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Moment of Ruth
Kelli Anderson
April 09, 2001
Notre Dame rode the shoulders of All-America center Ruth Riley to its first NCAA championship
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April 09, 2001

Moment Of Ruth

Notre Dame rode the shoulders of All-America center Ruth Riley to its first NCAA championship

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You could see that in the Irish's much-anticipated rubber match in the semifinals against defending champion UConn, which had beaten its previous tournament opponents by an average of 37.5 points despite the absence of senior All-Americas Svetlana Abrosimova and Shea Ralph, who were injured earlier in the season. Notre Dame trailed the Huskies by 16 points in the first half, and no women's team had ever made up that big a deficit and won at the Final Four. Riley, though, scored 15 of her 18 points and added two of her five blocks after intermission as the Irish stormed back for a 90-75 victory.

On Sunday, Purdue jumped to an 11-point lead before Riley again got Notre Dame back on track. "She was unstoppable," said Boilermakers point guard Kelly Komara. "We threw three or four people at her, but nothing worked. She is an incredible player who can dominate a game."

In St. Louis, Riley continued to pile up hardware attesting to that fact. She added Final Four Most Outstanding Player, AP Player of the Year and Kodak All-America honors to a haul that already included Big East Player of the Year, Big East Defensive Player of the Year (her third), Academic All-America and Naismith Player of the Year. It's a shame that no one in basketball gives out awards for congeniality, hospitality and plain good manners, for she would win those too. Riley, the most intimidating presence in the women's college game, likes to bake cakes for her teammates on their birthdays and carries around a binder filled with fan mail and other correspondence she needs to reply to. "She answers all of it," said McGraw while watching Riley receive her Kodak award last Thursday. "I'll bet you anything she'll have a thank you note to the Kodak people in the mail by tomorrow morning."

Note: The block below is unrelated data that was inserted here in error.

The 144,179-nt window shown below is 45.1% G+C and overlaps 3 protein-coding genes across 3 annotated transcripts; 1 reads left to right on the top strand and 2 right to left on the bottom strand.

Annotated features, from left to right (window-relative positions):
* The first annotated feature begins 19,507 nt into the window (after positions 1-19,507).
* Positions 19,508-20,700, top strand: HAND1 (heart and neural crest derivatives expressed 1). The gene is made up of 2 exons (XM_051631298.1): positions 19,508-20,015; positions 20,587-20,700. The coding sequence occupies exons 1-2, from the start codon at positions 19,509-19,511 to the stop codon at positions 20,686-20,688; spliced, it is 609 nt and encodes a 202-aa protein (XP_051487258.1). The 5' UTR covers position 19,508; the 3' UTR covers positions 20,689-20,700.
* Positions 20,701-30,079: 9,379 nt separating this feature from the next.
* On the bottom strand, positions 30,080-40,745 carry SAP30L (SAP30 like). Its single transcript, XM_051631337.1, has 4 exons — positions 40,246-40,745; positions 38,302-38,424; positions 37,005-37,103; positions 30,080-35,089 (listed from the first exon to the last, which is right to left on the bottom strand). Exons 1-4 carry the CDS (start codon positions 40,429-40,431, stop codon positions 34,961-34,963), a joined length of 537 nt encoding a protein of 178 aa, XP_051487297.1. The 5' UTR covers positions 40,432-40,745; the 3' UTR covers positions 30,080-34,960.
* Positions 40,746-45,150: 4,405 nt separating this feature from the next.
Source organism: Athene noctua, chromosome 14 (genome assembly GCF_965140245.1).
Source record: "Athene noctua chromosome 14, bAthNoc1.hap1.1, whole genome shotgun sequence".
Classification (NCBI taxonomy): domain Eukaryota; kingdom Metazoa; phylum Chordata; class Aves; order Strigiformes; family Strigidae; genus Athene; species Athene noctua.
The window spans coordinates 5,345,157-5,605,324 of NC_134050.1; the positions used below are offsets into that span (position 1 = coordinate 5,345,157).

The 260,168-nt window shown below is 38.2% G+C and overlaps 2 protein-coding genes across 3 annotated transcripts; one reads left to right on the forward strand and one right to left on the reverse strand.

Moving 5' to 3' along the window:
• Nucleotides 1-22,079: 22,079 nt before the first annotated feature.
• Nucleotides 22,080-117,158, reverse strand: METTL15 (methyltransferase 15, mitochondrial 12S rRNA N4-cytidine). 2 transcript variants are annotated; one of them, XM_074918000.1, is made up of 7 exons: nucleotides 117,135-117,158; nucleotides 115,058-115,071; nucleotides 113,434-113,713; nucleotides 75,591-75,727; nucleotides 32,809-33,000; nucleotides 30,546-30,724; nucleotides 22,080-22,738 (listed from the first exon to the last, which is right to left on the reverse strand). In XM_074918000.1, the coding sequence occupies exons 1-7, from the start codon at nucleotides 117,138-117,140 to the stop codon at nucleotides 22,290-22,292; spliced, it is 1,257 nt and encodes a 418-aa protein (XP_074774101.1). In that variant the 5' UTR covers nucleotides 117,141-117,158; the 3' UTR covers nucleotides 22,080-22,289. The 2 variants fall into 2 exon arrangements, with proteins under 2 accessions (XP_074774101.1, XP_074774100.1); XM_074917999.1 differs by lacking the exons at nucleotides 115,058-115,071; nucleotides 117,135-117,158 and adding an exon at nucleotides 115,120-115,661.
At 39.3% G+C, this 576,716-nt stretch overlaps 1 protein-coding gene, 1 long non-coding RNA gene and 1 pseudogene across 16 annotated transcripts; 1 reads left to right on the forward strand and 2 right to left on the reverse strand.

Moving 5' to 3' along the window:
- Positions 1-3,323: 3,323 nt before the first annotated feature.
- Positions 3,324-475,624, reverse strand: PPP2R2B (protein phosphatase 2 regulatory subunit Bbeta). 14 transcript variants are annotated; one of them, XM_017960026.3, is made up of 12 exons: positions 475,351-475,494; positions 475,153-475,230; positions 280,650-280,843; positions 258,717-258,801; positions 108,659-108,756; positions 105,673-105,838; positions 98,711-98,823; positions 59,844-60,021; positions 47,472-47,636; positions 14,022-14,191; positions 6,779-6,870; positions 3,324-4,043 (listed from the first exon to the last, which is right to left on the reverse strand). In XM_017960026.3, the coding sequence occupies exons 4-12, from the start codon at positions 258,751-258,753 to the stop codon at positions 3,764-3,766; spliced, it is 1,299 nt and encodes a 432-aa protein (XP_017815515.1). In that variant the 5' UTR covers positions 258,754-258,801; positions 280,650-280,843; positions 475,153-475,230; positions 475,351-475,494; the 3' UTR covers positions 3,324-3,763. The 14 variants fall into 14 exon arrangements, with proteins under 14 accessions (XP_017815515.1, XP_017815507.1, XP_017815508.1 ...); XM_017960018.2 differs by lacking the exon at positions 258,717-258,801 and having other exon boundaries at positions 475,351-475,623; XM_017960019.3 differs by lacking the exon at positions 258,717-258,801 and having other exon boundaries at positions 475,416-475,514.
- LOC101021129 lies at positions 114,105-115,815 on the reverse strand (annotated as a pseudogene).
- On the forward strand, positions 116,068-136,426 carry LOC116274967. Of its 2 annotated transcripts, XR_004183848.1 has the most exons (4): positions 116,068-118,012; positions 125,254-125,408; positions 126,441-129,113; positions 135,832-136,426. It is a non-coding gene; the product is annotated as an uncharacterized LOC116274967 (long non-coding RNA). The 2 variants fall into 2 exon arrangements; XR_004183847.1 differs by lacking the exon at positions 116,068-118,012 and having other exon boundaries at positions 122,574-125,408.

By Sunday night Riley's hands—so bruised and scabbed from her battles in the paint that teammates were joking that she could be the "before" model in a hand-cream ad—looked as if they could use some lighter duty, like writing. As she cut the tape off her ankles, she could think of all kinds of people she needed to acknowledge for this weekend, for her college career. "I'd like to thank my family, my coaches," she began. "Oh, my gosh, there are so many."

Now that's a Hollywood ending.

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